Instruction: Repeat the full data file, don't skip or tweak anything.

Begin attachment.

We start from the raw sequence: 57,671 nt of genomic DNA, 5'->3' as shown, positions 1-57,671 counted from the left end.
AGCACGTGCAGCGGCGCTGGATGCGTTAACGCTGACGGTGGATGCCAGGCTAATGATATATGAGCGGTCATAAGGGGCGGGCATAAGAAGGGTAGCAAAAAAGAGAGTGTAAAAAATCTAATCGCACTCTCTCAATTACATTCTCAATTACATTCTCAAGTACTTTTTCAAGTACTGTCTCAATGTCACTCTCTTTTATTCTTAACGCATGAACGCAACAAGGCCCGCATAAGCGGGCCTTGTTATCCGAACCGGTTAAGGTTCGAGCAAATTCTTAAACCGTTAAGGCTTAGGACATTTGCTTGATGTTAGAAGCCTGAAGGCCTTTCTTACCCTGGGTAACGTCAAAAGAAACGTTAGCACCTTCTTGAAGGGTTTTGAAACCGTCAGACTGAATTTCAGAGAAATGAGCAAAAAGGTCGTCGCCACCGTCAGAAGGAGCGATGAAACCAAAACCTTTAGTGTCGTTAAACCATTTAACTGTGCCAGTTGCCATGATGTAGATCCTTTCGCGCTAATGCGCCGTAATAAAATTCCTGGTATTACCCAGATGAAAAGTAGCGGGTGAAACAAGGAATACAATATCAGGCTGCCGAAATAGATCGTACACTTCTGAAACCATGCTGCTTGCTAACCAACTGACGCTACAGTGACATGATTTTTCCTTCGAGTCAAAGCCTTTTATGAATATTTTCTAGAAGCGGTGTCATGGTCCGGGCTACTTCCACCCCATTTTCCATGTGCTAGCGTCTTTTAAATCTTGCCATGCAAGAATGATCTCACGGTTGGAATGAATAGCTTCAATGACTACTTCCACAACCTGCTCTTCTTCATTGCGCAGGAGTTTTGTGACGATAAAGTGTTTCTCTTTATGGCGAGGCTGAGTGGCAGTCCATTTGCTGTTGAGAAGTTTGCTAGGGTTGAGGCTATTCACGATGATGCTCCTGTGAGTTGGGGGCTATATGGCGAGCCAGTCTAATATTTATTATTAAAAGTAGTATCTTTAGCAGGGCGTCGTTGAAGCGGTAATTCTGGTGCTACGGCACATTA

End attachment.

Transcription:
We start from the raw sequence: 57,671 nt of genomic DNA, 5'->3' as shown, positions 1-57,671 counted from the left end.
AGCACGTGCAGCGGCGCTGGATGCGTTAACGCTGACGGTGGATGCCAGGCTAATGATATATGAGCGGTCATAAGGGGCGGGCATAAGAAGGGTAGCAAAAAAGAGAGTGTAAAAAATCTAATCGCACTCTCTCAATTACATTCTCAATTACATTCTCAAGTACTTTTTCAAGTACTGTCTCAATGTCACTCTCTTTTATTCTTAACGCATGAACGCAACAAGGCCCGCATAAGCGGGCCTTGTTATCCGAACCGGTTAAGGTTCGAGCAAATTCTTAAACCGTTAAGGCTTAGGACATTTGCTTGATGTTAGAAGCCTGAAGGCCTTTCTTACCCTGGGTAACGTCAAAAGAAACGTTAGCACCTTCTTGAAGGGTTTTGAAACCGTCAGACTGAATTTCAGAGAAATGAGCAAAAAGGTCGTCGCCACCGTCAGAAGGAGCGATGAAACCAAAACCTTTAGTGTCGTTAAACCATTTAACTGTGCCAGTTGCCATGATGTAGATCCTTTCGCGCTAATGCGCCGTAATAAAATTCCTGGTATTACCCAGATGAAAAGTAGCGGGTGAAACAAGGAATACAATATCAGGCTGCCGAAATAGATCGTACACTTCTGAAACCATGCTGCTTGCTAACCAACTGACGCTACAGTGACATGATTTTTCCTTCGAGTCAAAGCCTTTTATGAATATTTTCTAGAAGCGGTGTCATGGTCCGGGCTACTTCCACCCCATTTTCCATGTGCTAGCGTCTTTTAAATCTTGCCATGCAAGAATGATCTCACGGTTGGAATGAATAGCTTCAATGACTACTTCCACAACCTGCTCTTCTTCATTGCGCAGGAGTTTTGTGACGATAAAGTGTTTCTCTTTATGGCGAGGCTGAGTGGCAGTCCATTTGCTGTTGAGAAGTTTGCTAGGGTTGAGGCTATTCACGATGATGCTCCTGTGAGTTGGGGGCTATATGGCGAGCCAGTCTAATATTTATTATTAAAAGTAGTATCTTTAGCAGGGCGTCGTTGAAGCGGTAATTCTGGTGCTACGGCACATTA